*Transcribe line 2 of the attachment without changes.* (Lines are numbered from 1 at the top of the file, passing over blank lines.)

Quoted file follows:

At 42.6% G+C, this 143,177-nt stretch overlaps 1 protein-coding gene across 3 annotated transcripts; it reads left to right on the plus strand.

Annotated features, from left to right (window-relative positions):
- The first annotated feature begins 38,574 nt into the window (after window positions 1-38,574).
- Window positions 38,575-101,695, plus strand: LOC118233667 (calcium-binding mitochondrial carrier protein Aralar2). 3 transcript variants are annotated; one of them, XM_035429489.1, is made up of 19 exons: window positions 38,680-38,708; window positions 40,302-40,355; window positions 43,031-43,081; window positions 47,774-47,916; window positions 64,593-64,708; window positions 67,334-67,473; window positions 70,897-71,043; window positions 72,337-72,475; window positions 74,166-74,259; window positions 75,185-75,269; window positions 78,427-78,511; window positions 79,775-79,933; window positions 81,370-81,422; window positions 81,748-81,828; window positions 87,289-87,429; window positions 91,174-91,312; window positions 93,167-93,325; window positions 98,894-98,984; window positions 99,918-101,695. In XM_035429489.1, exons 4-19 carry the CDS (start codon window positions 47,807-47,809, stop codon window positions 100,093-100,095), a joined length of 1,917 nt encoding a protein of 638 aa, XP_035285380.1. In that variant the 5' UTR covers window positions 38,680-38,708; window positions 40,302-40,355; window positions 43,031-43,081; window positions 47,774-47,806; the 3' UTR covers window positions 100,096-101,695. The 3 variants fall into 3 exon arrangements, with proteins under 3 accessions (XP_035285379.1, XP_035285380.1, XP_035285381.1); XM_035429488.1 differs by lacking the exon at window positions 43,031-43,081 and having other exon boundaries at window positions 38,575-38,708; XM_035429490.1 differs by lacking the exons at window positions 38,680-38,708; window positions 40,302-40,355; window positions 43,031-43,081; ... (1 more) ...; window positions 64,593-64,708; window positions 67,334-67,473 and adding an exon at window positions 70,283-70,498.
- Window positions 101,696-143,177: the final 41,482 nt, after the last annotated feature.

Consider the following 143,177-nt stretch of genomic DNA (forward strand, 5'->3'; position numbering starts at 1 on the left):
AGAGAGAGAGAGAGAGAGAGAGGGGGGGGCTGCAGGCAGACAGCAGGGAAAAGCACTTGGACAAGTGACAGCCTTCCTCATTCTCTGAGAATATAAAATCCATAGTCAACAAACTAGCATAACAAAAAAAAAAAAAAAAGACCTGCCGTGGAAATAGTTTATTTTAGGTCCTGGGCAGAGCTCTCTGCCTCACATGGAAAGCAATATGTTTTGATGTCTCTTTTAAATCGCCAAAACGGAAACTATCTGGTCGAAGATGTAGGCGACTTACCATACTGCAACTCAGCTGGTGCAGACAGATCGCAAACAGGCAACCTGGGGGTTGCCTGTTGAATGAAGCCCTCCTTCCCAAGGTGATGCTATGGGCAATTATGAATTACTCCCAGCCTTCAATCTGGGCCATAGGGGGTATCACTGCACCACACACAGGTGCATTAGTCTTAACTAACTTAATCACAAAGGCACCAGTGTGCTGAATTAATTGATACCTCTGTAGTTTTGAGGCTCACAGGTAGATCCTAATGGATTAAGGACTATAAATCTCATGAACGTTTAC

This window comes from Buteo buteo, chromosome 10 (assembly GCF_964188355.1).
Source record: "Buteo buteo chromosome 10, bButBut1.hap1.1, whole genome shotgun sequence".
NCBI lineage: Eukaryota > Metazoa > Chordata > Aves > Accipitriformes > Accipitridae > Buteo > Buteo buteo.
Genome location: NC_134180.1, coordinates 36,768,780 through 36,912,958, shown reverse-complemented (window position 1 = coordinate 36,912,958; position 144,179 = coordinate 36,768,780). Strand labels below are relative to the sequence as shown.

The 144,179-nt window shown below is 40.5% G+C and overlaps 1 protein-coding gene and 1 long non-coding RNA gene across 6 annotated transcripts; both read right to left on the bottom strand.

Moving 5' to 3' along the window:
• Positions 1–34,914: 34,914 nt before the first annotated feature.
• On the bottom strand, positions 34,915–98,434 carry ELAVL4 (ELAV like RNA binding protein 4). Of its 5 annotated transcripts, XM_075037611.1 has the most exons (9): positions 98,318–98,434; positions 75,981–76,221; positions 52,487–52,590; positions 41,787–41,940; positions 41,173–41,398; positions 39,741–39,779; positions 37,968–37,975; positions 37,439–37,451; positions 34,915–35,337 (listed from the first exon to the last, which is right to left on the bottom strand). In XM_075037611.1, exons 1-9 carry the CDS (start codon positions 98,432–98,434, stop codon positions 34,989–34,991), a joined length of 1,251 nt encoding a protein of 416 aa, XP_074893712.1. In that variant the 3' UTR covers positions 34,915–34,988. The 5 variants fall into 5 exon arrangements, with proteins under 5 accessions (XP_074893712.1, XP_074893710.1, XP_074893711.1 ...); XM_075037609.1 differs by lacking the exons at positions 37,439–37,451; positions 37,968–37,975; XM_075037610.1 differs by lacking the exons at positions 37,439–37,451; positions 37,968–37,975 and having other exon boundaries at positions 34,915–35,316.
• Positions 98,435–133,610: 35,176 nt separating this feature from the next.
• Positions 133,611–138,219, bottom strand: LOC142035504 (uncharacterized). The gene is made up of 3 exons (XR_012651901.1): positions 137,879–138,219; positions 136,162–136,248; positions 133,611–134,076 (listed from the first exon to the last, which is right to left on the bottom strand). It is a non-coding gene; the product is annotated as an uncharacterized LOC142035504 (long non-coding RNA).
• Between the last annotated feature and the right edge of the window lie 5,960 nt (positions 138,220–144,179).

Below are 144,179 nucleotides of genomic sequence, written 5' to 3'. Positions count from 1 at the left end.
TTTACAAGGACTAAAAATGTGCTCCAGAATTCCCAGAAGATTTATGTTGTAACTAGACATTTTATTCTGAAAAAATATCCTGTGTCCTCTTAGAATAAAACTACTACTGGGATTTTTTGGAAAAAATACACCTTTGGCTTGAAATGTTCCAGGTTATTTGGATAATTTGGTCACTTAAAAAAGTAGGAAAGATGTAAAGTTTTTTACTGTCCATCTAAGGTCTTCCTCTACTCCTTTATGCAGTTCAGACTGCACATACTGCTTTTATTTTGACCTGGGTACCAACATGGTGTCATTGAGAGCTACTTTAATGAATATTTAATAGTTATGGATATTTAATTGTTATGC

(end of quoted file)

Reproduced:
Annotated features, from left to right (window-relative positions):